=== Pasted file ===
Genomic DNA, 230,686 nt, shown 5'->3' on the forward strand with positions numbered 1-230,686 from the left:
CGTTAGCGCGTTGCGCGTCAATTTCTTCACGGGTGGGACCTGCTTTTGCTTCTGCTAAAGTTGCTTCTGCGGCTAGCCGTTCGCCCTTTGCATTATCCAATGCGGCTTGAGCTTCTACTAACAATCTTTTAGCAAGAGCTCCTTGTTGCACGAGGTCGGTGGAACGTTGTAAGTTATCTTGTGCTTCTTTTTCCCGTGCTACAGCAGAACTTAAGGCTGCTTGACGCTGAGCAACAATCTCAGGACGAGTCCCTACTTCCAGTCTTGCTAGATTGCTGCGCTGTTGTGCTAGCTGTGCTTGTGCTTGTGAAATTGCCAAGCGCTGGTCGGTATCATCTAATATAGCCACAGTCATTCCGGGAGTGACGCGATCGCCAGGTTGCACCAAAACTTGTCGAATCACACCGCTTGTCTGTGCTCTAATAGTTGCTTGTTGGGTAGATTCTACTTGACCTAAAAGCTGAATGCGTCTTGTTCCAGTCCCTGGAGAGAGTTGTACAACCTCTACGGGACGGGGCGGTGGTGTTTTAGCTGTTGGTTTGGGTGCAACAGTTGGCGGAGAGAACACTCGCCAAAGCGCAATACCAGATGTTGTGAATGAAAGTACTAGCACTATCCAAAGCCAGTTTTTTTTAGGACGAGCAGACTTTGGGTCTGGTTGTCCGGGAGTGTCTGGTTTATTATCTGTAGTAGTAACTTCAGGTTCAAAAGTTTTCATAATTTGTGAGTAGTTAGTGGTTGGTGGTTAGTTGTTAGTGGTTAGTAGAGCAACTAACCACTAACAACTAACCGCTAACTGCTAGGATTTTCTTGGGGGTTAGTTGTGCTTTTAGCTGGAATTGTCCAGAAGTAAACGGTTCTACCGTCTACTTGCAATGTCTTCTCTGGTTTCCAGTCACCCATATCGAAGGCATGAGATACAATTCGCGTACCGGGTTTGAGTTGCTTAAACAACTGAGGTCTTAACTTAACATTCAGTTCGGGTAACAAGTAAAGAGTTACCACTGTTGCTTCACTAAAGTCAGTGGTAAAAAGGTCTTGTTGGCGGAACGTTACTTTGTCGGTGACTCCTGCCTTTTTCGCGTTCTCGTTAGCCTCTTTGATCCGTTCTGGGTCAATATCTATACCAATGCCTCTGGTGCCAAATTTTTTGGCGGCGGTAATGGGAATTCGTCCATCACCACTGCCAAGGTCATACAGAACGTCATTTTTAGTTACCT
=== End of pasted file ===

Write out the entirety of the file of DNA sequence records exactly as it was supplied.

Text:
Genomic DNA, 230,686 nt, shown 5'->3' on the forward strand with positions numbered 1-230,686 from the left:
CGTTAGCGCGTTGCGCGTCAATTTCTTCACGGGTGGGACCTGCTTTTGCTTCTGCTAAAGTTGCTTCTGCGGCTAGCCGTTCGCCCTTTGCATTATCCAATGCGGCTTGAGCTTCTACTAACAATCTTTTAGCAAGAGCTCCTTGTTGCACGAGGTCGGTGGAACGTTGTAAGTTATCTTGTGCTTCTTTTTCCCGTGCTACAGCAGAACTTAAGGCTGCTTGACGCTGAGCAACAATCTCAGGACGAGTCCCTACTTCCAGTCTTGCTAGATTGCTGCGCTGTTGTGCTAGCTGTGCTTGTGCTTGTGAAATTGCCAAGCGCTGGTCGGTATCATCTAATATAGCCACAGTCATTCCGGGAGTGACGCGATCGCCAGGTTGCACCAAAACTTGTCGAATCACACCGCTTGTCTGTGCTCTAATAGTTGCTTGTTGGGTAGATTCTACTTGACCTAAAAGCTGAATGCGTCTTGTTCCAGTCCCTGGAGAGAGTTGTACAACCTCTACGGGACGGGGCGGTGGTGTTTTAGCTGTTGGTTTGGGTGCAACAGTTGGCGGAGAGAACACTCGCCAAAGCGCAATACCAGATGTTGTGAATGAAAGTACTAGCACTATCCAAAGCCAGTTTTTTTTAGGACGAGCAGACTTTGGGTCTGGTTGTCCGGGAGTGTCTGGTTTATTATCTGTAGTAGTAACTTCAGGTTCAAAAGTTTTCATAATTTGTGAGTAGTTAGTGGTTGGTGGTTAGTTGTTAGTGGTTAGTAGAGCAACTAACCACTAACAACTAACCGCTAACTGCTAGGATTTTCTTGGGGGTTAGTTGTGCTTTTAGCTGGAATTGTCCAGAAGTAAACGGTTCTACCGTCTACTTGCAATGTCTTCTCTGGTTTCCAGTCACCCATATCGAAGGCATGAGATACAATTCGCGTACCGGGTTTGAGTTGCTTAAACAACTGAGGTCTTAACTTAACATTCAGTTCGGGTAACAAGTAAAGAGTTACCACTGTTGCTTCACTAAAGTCAGTGGTAAAAAGGTCTTGTTGGCGGAACGTTACTTTGTCGGTGACTCCTGCCTTTTTCGCGTTCTCGTTAGCCTCTTTGATCCGTTCTGGGTCAATATCTATACCAATGCCTCTGGTGCCAAATTTTTTGGCGGCGGTAATGGGAATTCGTCCATCACCACTGCCAAGGTCATACAGAACGTCATTTTTAGTTACCT